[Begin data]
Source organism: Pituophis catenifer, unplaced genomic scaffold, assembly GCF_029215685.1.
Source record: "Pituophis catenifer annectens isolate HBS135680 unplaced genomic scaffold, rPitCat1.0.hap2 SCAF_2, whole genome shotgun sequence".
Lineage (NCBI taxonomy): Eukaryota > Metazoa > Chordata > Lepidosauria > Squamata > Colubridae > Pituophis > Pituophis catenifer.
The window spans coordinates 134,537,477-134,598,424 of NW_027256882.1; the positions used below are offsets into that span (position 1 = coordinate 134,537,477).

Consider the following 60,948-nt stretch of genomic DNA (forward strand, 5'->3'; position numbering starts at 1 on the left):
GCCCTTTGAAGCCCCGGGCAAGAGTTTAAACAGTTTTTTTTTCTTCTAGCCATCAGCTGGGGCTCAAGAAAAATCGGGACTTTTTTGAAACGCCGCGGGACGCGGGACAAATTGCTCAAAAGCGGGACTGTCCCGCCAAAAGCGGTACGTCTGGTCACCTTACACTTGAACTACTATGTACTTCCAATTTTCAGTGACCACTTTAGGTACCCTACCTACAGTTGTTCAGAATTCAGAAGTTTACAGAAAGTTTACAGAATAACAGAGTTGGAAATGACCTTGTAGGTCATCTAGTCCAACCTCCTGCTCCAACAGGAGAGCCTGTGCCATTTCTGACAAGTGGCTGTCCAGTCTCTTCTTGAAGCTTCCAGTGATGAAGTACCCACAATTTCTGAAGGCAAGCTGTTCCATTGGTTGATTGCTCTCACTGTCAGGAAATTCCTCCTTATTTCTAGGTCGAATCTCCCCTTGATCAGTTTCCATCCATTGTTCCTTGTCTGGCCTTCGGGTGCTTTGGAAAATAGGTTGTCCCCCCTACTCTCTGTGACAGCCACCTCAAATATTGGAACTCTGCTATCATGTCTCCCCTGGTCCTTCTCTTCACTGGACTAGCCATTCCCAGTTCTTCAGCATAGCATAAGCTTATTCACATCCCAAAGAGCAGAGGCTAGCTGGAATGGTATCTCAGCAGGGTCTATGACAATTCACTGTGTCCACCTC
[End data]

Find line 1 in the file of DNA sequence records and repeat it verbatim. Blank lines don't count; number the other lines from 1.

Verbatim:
Source organism: Pituophis catenifer, unplaced genomic scaffold, assembly GCF_029215685.1.